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Established in 1921 as a forest reserve, Kilimanjaro National Park was declared as a UNESCO World Heritage site in 1987. Covering 1,668 sq km (641 sq miles), the park is home to the highest free-standing mountain (5896 m high) in the world. The three volcanoes responsible for the making of the towering funnel of Mount Kilimanjaro are Shira, Mawenzi and Kibo. The majestic Kilimanjaro adds the crowning glory of the National Park.

The diverse vegetation of the mountain consists of 2500 species of plants. The beautiful red and yellow impatiens Kilimanjaro and the colorful violet viola are the noted ones. The lush green forest is dominated by almost 140 different species. Above 4,000 m one finds the moon like desert is found, where the land is full of rocks and dust. Hikers are rewarded with beautiful sights of glaciers and a deep crater close to the summit.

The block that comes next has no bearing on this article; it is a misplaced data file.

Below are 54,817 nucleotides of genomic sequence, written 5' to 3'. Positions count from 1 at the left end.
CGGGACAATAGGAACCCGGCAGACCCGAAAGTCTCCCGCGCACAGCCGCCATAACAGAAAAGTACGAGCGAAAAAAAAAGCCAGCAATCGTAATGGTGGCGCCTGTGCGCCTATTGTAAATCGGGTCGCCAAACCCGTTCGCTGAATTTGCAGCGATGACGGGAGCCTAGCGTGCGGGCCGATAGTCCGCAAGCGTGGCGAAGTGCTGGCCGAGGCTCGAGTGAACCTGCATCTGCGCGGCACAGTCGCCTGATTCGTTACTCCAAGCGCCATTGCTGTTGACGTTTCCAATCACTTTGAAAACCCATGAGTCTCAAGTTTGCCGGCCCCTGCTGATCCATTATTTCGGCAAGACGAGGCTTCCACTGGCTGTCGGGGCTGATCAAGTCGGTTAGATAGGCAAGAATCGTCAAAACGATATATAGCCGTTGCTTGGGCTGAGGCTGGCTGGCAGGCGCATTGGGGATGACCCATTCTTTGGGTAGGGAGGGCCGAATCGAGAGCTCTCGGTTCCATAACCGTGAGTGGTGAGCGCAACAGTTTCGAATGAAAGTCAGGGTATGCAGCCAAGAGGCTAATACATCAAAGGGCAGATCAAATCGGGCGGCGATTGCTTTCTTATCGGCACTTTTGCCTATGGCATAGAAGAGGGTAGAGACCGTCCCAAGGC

A lot of people travel to Tanzania to have the personal accomplishment of standing at the roof of Africa. Solo trekkers are not allowed to climb the mountains- so you would definitely need a guide. There are various routes, depending upon different views, difficulty levels, duration flora and fauna. The routes are namely Marangu, Machame, Lemosho, Umbwe, Shira, Rongai and the newest Northern circuit route. The most popular are Marangu Route and Machame Route. Kilimanjaro is not a technical climb and is one of the world’s most accessible high summits. The park harbors approximately 140 mammal species. As the areas are pretty dense, so you might have to search for the view of animals. The most seen animals include elephants, buffaloes, leopards, varies antelopes including the rare and endangered abbot duiker as well as primates such as the black and white colobus and the mitis monkey. In addition to this 179 highland bird species have also been recorded in the Kilimanjaro National Park.

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